TOKYO, April 6 (Kyodo) — Mitsubishi Motors Corp. President Osamu Masuko said Friday, when discussing preferred strategies for responding to moves toward realignment in the global auto industry, his company is looking toward tie-ups with other automakers on individual projects, but would be reluctant to form a capital alliance.
Stressing nearly all capital alliances have failed in the past, Masuko said in an interview with Kyodo News, "There is a limit to what the power of capital can do."
However, Masuko expressed an interest in finding another automaker to partner in jointly using Mitsubishi's money-losing plant in the United States.
"We are hoping someone will make use of our production facility there," Masuko said. "If we can work things out at our U.S. (plant) that is unprofitable, the company will change dramatically."
Referring to its Original Equipment Manufacturing agreement with Nissan Motor Co. and other agreements with automakers on parts supply, Masuko also said, "These things should happen more, even in areas outside where we are already working."
Mitsubishi Motors has been shifting its focuses to rapidly growing Southeast Asia and emerging economies, as well as to eco-friendly vehicles such as electric vehicles and plug-in hybrid vehicles.
In March, Mitsubishi Motors began producing Mirage compact vehicles in Thailand for export to other countries. Emphasizing the vehicle represents the automaker's focus on emerging economies, Masuko said, "We must make it a success."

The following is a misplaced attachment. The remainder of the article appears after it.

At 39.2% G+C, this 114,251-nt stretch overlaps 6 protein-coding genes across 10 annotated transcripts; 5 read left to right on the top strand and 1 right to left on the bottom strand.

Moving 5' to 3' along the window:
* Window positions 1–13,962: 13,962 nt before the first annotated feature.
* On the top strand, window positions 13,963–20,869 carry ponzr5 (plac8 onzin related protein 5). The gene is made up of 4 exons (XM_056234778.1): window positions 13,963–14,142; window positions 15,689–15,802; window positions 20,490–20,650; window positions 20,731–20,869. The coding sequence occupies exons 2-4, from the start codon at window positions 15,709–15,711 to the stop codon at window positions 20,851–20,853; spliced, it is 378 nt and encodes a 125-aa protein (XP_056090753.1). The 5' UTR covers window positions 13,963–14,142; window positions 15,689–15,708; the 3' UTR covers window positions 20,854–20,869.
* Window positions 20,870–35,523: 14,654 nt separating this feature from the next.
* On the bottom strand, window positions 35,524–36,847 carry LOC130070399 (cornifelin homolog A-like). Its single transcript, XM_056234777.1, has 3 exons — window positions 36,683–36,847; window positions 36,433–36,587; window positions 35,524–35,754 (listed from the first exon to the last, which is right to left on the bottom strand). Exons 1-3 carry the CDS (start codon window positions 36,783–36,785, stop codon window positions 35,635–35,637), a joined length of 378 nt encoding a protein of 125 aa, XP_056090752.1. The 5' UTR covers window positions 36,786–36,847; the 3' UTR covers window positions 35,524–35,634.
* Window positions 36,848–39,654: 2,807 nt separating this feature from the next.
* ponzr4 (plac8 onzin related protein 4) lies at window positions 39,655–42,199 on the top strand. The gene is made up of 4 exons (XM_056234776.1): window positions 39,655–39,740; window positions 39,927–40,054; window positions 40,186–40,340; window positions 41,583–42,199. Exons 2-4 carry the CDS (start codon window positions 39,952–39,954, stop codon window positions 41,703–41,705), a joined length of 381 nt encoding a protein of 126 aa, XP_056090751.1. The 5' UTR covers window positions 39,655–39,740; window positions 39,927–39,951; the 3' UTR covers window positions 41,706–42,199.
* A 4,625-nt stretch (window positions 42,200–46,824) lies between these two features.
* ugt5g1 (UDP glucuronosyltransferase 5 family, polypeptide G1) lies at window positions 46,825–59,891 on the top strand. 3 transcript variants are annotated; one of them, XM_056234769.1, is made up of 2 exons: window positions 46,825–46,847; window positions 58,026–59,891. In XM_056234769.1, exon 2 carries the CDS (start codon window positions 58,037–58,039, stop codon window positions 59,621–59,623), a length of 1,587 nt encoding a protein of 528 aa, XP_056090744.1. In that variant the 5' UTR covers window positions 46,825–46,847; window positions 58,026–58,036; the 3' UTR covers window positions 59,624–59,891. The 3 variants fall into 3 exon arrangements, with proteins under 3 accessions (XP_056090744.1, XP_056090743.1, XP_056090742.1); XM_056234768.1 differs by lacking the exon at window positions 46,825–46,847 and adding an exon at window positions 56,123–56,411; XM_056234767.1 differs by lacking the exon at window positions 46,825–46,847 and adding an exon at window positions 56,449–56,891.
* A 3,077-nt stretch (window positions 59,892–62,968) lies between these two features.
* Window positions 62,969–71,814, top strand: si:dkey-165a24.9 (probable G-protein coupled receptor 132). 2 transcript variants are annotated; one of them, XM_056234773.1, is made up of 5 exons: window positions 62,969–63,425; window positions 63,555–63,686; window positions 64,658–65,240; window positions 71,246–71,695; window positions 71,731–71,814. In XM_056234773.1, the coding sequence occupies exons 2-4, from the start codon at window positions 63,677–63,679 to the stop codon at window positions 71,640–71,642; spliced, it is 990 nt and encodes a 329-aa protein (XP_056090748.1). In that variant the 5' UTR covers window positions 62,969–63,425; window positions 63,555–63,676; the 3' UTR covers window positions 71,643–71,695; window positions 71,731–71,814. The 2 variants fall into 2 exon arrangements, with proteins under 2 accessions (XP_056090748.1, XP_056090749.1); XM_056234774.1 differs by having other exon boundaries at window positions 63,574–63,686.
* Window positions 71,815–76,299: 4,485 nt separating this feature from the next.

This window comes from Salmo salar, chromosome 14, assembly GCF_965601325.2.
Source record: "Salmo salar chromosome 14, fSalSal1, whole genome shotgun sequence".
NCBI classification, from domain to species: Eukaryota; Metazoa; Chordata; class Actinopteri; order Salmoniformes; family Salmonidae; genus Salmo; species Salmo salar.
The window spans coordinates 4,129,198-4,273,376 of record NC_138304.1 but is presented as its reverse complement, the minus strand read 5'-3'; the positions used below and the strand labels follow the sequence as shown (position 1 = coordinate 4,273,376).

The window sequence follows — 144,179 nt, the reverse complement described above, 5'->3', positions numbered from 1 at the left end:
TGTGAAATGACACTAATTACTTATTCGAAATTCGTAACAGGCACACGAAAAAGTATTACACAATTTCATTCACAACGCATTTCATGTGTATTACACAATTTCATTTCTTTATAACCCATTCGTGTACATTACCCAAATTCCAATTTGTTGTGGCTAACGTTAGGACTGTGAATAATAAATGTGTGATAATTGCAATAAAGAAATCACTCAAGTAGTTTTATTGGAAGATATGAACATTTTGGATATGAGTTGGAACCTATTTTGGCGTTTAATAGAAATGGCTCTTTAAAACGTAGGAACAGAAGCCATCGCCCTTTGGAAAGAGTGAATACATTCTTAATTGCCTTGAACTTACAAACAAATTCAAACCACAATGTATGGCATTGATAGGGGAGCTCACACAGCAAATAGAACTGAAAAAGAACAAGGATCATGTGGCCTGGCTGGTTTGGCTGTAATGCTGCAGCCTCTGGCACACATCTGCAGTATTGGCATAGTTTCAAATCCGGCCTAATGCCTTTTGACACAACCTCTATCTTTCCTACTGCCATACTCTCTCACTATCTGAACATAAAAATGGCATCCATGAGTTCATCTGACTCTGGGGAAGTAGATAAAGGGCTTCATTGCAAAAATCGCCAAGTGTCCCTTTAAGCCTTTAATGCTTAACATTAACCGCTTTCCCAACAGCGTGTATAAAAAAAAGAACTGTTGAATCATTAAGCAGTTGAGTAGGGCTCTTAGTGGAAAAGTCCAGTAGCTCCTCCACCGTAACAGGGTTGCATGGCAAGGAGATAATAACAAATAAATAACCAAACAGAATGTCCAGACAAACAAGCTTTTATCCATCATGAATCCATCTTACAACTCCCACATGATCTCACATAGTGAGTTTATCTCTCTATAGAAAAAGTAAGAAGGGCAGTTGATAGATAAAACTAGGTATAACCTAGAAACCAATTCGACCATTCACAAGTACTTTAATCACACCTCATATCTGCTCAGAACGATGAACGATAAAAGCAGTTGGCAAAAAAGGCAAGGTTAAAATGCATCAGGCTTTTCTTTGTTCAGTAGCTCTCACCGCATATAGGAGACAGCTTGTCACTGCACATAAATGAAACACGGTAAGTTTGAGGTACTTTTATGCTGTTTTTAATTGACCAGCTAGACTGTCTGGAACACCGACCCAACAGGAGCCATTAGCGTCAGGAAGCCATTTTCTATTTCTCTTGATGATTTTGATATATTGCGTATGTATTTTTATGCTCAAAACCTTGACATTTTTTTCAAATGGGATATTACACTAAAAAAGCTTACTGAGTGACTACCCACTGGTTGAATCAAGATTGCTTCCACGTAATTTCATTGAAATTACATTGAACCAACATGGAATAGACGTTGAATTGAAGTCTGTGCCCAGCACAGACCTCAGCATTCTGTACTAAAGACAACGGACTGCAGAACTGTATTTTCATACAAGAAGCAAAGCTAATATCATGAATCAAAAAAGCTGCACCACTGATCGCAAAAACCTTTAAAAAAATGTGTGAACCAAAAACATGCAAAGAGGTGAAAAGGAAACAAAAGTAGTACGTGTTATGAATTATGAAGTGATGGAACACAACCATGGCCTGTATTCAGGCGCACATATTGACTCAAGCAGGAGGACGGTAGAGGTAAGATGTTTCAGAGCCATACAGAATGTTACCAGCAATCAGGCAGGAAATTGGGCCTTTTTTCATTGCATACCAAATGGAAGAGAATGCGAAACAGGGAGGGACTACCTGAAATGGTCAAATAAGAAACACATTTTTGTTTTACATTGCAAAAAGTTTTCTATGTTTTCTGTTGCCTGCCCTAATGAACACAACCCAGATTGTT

Regarding electric vehicles, Masuko said Mitsubishi Motors had sold only about 17,000 in the past financial year to March as the European sovereign debt crisis meant governments were not, as expected, providing subsidies to promote sales of more eco-friendly vehicles.
"Things are not necessarily moving as planned," Masuko said.
Mitsubishi Motors has already decided to terminate vehicle production at its plant in the Netherlands at the end of 2012, thereby withdrawing from production in the European Union.
Earlier this year in a previous interview with Kyodo News, Masuko said Mitsubishi Motors may sell the plant for just one euro if the approximately 1,500 jobs there were maintained.
"It is surprising how there are various people who bring various proposals," Masuko said, indicating numerous companies have expressed an interest in the plant.
Masuko said his company is looking toward tie-ups with other automakers on individual projects, but would be reluctant to form a capital alliance.